I sat glued to the television Thursday morning, watching, horrified, as the story of the doomed Malaysian Air flight unfolded. As the details revealed themselves, including that it was not only possible but likely that the plane was shot down, my mood sank. And then, the television reporters told of Israel’s ground invasion into the Gaza Strip, only a day after Israeli airstrikes had killed at least four Palestinian children playing at the beach. The final blow was that some bombs exploded in Iraq, killing several people. When I was in Afghanistan, I often feared that all hell could break loose anywhere, any time. And yesterday, I remembered those fears.
Max and I were to leave for a Missouri Bar Board of Governor’s conference later in the day, and while I had looked forward to it, my anticipation was squashed because of the day’s events. Our drive to Springfield was quiet, but we decided to eat dinner at Aviary, an unusual restaurant on the south side of town.
We decided to eat outside because the weather was so mild — almost chilly — and began to relax, trying to leave the unsettling day behind. We ordered dinner and then turned our attention to a table of six children seated about 10 feet from us. Suddenly, our moods were lifted by these little children, the oldest of whom was about seven, none of whom had any knowledge, understanding, or concern about what had happened in a different part of the world.
The two little boys and four little girls, curly-haired, cotton-top blonds, were eating breakfast — bacon and pancake crepes drowned in syrup, chocolate chip crepes, fruit crepes — and they were enjoying every last bite. Their parents, who were sitting at a table next to them, were keeping a watchful eye on them.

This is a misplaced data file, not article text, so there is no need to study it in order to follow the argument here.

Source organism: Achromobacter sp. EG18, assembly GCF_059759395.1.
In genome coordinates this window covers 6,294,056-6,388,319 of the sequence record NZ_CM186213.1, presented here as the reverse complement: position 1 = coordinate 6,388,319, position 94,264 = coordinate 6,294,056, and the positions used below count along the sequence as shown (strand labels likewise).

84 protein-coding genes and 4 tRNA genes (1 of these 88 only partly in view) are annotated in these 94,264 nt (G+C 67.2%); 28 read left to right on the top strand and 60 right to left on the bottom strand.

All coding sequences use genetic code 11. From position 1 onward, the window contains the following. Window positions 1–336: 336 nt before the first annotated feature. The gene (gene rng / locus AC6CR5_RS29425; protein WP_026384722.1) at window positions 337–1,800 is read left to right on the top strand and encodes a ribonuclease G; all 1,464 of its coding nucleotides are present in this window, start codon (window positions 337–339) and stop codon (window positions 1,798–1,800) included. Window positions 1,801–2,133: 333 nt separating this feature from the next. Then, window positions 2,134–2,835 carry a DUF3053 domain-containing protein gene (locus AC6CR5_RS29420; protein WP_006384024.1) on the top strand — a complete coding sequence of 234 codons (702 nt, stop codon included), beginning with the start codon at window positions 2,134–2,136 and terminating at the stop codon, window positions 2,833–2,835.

All the children were dressed to the nines; all the girls had on balloon bracelets they had presumably bought at the Farmers’ Market right around the corner. The littlest girl had her feet tucked up underneath her so that she could sit on the chair and reach the table, and the smaller boy dropped his fork and had to wait for his mother to pick it up, because he was too little to get down from the chair without help.
The children finished their feast before their parents — of course — and then asked to go play. Their parents cleaned the food from the smaller children’s faces and then set them on the concrete patio so they could go chase each other up and down a concrete staircase at the end of the patio. They were in full view all the time, running up and down the stairs, sliding down the banister, and jumping from one stair level to another.
At one point, the littlest girl’s balloon bracelet popped, her face wrinkled up, and she burst into tears. Her dutiful father took her to the Farmer’s Market and bought her another, which she carefully wore, even when the oldest girl decided that popping the balloons would be fun. The littlest defended her new bracelet while the others made all kinds of noise popping balloons and squealing with delight as each exploded.
As dusk turned darker, the children expanded their play to the grassy area by our table, the oldest boy lying down in the grass and pronouncing it cool. At that point, the wise parents, knowing bedtime was just a bath away, said it was time to go, and then the littlest’s bracelet popped again. She cried as her father picked her up and carried her to their waiting car.
Max and I looked at each other and smiled. Just like that, the world had become small enough for us to concentrate on life without a care, where joy was right up the staircase, happiness was sliding down a banister, and explosions were only popping balloons. We breathed easier, because for those few minutes anyway, all was good in the world.